You understood your Customer Experience Mission and created a statement to share throughout the organization.

This mission is WHY you do what you do. It’s about the promise of your organization. How can you show up for customers no matter what? 

It’s not about the product or service you offer. It’s about who you are as an organization and who you need to be for your customers to live their best lives.

Related Resources:
[Guide] CX Mission Statement Workbook
[Article] Why a CX Mission Statement Matters — And How to Create One
[Audio] Experience Action Podcast EP 6 – Defining Customer Experience
[Audio] Experience Action Podcast EP 43 – Updating CX Foundations
[Course] Customer Experience (CX) Foundations

2. You had clear goals and knew how to measure them.

You knew it wouldn’t be enough to set “great customer experience” as a goal. Instead, you created goals that followed the SMIRC methodology:  

  • Social
  • Measurable
  • Inspiring
  • Relevant
  • Contextual

You made these goals part of your Customer Experience Success Statement , which helped those in your organization understand not only know what’s most important for the year, but also how to communicate and measure that success.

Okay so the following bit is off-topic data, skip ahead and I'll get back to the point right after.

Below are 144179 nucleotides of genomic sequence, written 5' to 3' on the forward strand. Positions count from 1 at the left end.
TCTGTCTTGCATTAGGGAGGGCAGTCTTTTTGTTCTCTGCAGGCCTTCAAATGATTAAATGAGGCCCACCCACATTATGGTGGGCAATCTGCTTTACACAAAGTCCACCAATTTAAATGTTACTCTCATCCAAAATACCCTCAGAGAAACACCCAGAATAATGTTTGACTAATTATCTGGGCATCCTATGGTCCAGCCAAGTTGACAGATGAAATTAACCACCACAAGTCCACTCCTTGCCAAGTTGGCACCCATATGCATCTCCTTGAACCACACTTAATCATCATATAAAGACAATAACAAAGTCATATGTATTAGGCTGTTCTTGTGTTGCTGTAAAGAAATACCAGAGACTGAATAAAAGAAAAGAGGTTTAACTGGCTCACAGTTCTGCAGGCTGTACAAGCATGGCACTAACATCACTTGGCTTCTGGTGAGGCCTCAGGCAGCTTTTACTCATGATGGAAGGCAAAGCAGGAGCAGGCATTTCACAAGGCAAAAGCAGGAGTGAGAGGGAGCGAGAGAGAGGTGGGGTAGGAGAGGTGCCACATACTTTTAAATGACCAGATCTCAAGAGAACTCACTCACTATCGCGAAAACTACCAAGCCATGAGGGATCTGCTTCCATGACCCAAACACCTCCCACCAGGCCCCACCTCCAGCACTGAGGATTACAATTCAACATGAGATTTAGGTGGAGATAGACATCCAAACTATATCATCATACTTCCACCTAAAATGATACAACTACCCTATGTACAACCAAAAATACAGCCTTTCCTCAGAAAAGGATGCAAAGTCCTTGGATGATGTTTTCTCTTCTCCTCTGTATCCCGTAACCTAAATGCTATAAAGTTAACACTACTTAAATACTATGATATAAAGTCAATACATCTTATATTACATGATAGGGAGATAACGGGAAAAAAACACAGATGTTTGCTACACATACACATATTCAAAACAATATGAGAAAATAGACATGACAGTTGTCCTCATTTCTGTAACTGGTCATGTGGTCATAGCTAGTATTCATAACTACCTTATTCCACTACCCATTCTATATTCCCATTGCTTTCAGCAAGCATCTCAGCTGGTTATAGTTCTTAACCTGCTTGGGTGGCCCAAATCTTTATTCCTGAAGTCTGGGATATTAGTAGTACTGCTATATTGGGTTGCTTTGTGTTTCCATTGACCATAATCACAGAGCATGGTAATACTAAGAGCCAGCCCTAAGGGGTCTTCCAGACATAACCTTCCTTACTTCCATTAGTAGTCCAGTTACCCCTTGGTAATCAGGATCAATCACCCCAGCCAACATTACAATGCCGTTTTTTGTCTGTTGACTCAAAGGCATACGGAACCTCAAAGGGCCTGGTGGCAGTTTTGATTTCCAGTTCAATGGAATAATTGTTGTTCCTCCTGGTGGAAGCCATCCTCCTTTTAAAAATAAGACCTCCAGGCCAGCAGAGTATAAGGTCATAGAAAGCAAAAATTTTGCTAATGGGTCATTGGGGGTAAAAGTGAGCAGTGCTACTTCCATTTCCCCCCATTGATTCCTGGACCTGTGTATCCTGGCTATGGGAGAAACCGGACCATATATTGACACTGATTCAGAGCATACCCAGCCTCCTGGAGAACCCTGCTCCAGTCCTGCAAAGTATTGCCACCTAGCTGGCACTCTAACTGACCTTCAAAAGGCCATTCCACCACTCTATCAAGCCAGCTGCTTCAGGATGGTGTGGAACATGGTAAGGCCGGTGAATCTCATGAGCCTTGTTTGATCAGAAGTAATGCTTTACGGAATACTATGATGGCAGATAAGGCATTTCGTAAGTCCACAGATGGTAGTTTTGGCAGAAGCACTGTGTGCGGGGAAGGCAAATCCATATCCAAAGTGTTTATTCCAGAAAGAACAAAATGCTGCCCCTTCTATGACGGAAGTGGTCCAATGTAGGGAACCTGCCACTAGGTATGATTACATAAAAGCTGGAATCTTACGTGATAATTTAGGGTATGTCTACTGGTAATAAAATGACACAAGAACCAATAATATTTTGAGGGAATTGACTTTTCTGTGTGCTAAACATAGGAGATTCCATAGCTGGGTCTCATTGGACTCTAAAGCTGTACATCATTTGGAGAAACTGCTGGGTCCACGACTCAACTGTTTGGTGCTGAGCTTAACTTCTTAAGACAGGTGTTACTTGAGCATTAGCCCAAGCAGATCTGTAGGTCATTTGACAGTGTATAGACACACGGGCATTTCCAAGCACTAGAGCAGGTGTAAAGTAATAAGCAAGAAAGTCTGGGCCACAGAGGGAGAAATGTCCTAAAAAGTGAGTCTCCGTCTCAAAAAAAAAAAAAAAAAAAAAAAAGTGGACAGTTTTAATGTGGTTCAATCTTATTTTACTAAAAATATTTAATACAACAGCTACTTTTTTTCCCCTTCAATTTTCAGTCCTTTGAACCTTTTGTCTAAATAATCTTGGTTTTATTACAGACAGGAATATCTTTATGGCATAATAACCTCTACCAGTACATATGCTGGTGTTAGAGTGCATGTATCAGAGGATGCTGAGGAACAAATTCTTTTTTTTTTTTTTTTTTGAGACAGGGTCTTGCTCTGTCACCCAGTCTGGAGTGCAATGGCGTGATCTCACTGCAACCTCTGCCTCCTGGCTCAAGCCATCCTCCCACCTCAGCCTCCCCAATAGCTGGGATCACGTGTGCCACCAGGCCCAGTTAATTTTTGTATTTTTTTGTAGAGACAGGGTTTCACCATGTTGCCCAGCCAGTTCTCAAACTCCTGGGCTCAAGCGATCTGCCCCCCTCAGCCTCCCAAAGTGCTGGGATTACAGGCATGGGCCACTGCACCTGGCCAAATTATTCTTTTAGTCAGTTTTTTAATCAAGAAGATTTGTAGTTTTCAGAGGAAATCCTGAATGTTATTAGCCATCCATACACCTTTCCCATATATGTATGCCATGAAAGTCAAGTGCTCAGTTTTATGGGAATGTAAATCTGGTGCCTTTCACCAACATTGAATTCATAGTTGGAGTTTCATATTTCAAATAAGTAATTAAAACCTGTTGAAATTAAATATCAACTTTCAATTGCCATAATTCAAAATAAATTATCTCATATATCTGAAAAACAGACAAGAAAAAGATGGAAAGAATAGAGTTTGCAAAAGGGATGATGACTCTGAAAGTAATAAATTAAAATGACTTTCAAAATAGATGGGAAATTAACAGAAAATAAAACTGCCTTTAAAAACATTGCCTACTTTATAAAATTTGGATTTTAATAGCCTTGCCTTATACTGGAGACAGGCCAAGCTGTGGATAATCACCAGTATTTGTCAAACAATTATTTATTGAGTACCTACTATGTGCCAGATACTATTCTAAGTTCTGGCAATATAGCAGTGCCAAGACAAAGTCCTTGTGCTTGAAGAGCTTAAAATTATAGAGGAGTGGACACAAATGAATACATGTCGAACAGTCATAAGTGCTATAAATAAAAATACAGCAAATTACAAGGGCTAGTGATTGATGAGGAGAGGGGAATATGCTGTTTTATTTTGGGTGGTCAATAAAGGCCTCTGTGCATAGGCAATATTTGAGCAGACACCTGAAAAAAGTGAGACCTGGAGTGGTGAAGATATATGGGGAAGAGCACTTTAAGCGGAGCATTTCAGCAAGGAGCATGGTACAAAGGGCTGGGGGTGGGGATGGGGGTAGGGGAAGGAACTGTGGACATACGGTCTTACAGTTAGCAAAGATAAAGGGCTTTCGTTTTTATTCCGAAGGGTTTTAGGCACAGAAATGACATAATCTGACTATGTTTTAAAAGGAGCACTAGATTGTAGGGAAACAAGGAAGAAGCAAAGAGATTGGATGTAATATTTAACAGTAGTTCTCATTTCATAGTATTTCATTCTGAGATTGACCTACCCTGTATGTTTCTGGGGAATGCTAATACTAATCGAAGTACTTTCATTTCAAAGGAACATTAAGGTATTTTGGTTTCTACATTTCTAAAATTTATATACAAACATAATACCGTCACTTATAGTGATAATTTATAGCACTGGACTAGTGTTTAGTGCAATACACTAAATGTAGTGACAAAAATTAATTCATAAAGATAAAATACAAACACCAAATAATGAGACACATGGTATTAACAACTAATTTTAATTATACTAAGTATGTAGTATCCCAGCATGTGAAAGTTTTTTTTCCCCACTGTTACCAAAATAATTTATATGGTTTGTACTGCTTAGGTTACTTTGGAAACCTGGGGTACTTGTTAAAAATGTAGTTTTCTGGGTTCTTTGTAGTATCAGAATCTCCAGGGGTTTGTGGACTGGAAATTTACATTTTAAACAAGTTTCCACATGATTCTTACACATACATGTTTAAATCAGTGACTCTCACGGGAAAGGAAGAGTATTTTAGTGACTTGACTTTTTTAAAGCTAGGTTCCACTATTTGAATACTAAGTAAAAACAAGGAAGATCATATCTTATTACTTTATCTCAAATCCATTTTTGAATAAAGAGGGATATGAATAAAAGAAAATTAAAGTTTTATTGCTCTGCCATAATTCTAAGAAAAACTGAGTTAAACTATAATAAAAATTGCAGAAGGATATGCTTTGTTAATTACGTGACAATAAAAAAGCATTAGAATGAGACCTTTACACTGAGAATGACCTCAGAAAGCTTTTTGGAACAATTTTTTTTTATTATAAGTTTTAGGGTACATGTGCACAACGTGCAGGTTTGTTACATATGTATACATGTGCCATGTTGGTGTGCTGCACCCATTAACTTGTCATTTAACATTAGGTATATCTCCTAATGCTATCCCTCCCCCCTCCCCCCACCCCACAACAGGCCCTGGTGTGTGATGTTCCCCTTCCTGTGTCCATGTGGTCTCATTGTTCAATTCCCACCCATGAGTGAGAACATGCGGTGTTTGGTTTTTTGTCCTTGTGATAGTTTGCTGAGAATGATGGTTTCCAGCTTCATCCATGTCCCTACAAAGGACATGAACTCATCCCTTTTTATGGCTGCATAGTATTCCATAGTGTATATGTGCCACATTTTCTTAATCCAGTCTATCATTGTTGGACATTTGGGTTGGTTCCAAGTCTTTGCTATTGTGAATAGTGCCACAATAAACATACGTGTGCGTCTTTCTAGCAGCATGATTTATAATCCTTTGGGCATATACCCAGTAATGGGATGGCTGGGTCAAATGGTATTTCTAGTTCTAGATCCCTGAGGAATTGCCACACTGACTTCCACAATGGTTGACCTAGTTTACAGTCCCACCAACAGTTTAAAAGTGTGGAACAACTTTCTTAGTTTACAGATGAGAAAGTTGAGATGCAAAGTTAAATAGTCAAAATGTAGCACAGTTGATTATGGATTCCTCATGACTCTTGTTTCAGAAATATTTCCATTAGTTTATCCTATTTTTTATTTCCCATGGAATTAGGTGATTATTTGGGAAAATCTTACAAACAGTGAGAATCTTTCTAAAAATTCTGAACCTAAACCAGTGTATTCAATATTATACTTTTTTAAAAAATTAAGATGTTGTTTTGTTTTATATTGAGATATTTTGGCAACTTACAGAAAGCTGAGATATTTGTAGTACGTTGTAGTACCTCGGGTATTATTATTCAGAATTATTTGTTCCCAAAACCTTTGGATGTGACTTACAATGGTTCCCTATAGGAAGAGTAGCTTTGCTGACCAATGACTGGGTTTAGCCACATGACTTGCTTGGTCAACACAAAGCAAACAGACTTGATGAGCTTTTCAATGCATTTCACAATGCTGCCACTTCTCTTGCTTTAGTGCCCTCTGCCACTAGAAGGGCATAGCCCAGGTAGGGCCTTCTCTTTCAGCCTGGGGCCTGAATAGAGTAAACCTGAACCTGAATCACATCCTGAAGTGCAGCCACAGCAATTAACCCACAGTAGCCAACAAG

This meant starting or reinforcing a strong Voice of the Customer (VoC) program , including specific ways to gather customer feedback, like regular surveys, in-app feedback mechanisms, and ongoing input. You began measuring feedback using quantitative data as well as gathering open-ended feedback.

You also included less structured measurements, like what customers were telling you in user reviews. You asked your frontline teams, like customer service agents and customer success managers, about what they were hearing directly from customers.

Beyond just collecting feedback, you worked to begin understanding the correlations between customer feedback and larger companywide metrics that matter, and closed the loop with customers to help them know their feedback was valuable and meaningful.

Related Resources:
[Guide] SMIRC Goals checklist
[Guide] Customer Listening Assessment Guidebook
[Article] Use SMIRC Goals to Define Customer Experience Outcomes
[Article] Creating a Voice of the Customer Program: Don’t Miss These 5 Steps Before Starting
[Article] Improving your Voice of the Customer listening posts? Ask these questions
[Article] How to Listen for Untold Feedback to Boost Your Business Results